Bamboo is inexpensive, available in a variety of styles and is a renewable resource. Bamboo flooring is similar in appearance to hardwood but is even more durable in terms of scuffing, wear and expansion. Bamboo is harvested in plantations that take only 3-6 years to reach maturity. Although still not widely used, it is perhaps the most efficient material for flooring.
How do bamboo floors compare with other hardwood floors?
There are three common types of bamboo floors. Horizontal & vertical bamboo flooring is harder than Oak hardwood. Strand Woven bamboo flooring is harder than the most expensive Brazilian Walnut. An added bonus is bamboo flooring is actually less expensive than hardwood! A common problem with bamboo is expansion due to high humidity; this problem can be avoided if the flooring is allowed to acclimate for no less than 72 hours.
How is it made? Fresh & mature bamboo clums are split and flattened lengthwise into strips of equal dimensions. These are processed & kiln dried before being pressed against each other and glued under high pressure to form raw planks. From here it is finished in a variety of ways.
Is bamboo environmentally friendly?
In most cases bamboo is specially cultivated and harvested, without damaging the ecological system of renewal. Every year the parent bamboo plant develops new stems, so the stems can be harvested after a few years in a mature plantation without decreasing the size of the forest. Not all bamboo is environmentally friendly however, in some cases toxic glues and surfacing compounds are used so be certain that the product was manufactured in accordance with the E1 safety and emission standards.
TriplePundit: Reporting on the Triple Bottom Line
On hearing that the International Emissions Trading Association (IETA) just named Jack Cogen, CEO of Natsource, as the their new chairman, I decided to do some research on the organization and the concept of emissions trading in general. What follows is a quick synopsis.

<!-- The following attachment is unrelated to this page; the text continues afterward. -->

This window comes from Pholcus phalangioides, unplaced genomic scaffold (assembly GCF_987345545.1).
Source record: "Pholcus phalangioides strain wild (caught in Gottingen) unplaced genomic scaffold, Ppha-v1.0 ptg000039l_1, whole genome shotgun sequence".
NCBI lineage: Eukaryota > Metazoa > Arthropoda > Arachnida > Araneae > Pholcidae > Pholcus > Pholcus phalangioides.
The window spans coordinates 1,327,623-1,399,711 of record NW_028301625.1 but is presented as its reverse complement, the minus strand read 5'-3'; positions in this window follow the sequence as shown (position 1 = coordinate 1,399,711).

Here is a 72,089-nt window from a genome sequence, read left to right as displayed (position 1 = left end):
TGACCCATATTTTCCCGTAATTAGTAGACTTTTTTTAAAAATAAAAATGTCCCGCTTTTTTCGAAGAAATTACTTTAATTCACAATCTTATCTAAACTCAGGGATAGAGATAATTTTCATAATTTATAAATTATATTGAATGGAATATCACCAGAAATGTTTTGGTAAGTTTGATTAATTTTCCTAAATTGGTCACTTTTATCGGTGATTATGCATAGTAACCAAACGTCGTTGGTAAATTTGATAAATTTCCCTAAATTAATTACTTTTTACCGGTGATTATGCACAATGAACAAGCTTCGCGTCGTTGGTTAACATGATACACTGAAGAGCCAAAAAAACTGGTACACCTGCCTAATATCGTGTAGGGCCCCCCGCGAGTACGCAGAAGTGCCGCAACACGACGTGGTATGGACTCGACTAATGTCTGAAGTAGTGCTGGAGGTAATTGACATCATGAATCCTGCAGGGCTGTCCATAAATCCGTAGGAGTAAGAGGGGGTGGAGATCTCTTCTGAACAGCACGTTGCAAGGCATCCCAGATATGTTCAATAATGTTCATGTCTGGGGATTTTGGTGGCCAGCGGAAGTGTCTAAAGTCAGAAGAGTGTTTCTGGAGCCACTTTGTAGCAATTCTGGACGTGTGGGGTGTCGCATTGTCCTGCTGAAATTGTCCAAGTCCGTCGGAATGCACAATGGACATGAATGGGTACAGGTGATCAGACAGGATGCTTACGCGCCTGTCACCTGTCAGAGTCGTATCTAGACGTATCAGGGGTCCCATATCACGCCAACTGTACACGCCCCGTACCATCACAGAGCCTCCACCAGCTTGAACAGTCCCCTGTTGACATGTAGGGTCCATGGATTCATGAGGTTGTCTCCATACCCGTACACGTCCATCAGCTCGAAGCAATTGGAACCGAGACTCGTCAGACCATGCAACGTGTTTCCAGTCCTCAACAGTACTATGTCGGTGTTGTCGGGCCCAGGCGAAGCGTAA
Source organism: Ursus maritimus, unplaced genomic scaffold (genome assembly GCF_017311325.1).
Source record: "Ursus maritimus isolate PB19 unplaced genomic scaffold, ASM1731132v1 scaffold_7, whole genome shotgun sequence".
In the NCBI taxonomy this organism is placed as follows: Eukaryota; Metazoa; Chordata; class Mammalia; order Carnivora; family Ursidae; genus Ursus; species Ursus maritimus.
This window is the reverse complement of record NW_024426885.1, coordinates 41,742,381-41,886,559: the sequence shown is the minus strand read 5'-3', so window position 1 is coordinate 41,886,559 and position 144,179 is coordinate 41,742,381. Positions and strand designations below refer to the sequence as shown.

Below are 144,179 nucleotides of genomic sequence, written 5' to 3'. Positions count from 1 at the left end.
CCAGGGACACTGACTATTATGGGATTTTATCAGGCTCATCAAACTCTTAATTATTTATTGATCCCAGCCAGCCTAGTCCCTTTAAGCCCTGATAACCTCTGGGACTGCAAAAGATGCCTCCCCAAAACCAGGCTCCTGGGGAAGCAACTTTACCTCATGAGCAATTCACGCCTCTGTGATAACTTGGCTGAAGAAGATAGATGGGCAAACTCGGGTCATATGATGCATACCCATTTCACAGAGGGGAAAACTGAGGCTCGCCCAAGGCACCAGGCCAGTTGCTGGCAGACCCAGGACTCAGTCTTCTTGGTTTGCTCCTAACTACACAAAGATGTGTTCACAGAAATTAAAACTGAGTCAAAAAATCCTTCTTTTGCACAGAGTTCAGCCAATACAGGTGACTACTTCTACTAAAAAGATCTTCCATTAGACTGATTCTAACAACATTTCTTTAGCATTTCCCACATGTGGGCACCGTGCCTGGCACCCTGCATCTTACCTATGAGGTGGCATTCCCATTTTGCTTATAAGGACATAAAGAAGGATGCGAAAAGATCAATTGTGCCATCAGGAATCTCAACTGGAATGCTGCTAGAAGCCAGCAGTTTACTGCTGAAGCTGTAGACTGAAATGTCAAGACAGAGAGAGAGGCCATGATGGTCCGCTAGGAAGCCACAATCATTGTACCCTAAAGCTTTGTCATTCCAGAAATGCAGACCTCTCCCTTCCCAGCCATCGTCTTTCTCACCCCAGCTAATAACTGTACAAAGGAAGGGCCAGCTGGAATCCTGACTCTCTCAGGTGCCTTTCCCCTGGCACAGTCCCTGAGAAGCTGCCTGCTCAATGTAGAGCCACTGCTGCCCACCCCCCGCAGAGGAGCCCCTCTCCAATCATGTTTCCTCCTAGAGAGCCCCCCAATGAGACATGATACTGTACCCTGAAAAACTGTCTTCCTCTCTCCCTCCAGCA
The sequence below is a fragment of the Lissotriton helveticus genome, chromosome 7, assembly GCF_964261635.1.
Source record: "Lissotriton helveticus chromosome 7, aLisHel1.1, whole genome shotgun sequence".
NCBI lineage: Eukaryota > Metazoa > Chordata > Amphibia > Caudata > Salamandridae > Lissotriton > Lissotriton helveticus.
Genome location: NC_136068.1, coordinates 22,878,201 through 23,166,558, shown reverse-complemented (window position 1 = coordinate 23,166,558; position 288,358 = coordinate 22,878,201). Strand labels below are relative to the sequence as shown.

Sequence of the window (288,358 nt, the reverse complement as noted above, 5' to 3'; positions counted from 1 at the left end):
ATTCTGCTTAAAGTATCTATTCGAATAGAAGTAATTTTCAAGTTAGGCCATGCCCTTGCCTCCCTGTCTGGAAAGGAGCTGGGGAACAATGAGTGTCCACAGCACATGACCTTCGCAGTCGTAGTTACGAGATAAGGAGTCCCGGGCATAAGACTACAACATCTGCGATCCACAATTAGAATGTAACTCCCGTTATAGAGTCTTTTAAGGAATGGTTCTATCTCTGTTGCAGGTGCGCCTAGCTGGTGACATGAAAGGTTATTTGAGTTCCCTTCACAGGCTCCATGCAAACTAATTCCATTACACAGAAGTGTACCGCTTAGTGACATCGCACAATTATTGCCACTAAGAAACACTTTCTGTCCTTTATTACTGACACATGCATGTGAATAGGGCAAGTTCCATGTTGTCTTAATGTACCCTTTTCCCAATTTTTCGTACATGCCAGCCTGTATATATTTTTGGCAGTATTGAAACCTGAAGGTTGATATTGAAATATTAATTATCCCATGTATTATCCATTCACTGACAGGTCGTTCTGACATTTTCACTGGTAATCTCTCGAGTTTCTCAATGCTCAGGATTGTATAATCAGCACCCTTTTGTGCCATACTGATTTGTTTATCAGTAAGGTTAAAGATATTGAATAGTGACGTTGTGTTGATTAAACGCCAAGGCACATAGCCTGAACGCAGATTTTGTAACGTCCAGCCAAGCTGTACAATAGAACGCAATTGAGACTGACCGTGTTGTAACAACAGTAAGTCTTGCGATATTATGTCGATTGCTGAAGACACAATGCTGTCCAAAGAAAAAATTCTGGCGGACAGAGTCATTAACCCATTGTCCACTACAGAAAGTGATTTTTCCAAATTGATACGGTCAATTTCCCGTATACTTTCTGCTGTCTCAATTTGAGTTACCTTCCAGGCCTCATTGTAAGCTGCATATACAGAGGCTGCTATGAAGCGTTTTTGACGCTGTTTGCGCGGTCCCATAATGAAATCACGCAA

The IETA fully supports the objectives of the United Nations Framework Convention on Climate Change. Based on this framework the IETA’s vision aims toward an ultimate objective of carbon emissions reduction and climate stabilization through a global “gas market” established with the use of market-based mechanisms such as “cap and trade”.
Working with government in establishing effective policy and guidelines is an essential component of any global carbon market and the IETA supports the principal objectives of the Lieberman-Warner proposal for climate change legislation set forth on August 2nd. An open letter outlining the IETA’s position and concerns on the proposal is available in pdf format here.
While it remains the position of the Bush administration to oppose any cap and trade plan, instead focusing on “aspirational goals” over mandatory mechanisms to reduce greenhouse gases, a well structured cap and trade program, as proposed by Lieberman-Warner and generally supported by the IETA, offers a realistic market-based solution to greenhouse gas emission reduction.
But what are the choices other than the simply rhetorical and a “global gas market” through cap and trade?Click to continue reading »
Soft drinks – animal testing; come again? Earlier this year, Coca-Cola (Coke, Minute Maid, Fruitopia) and Pepsico (Pepsi, Tropicana, Gatorage) made decisions that their value chains will no longer include animal testing. Each agreed to stop directly financing research that uses animals to test or develop their products, except where such testing is required by law. Elaine Palmer, a spokeswoman for Pepsico, said that while the company had never supported the idea of animal testing, ‚ÄòWe had not been policing it, so that part is new.‘” Danny Strickland, Coke’s chief innovation and technology officer said “senior management had not previously been aware of the (animal) studies.”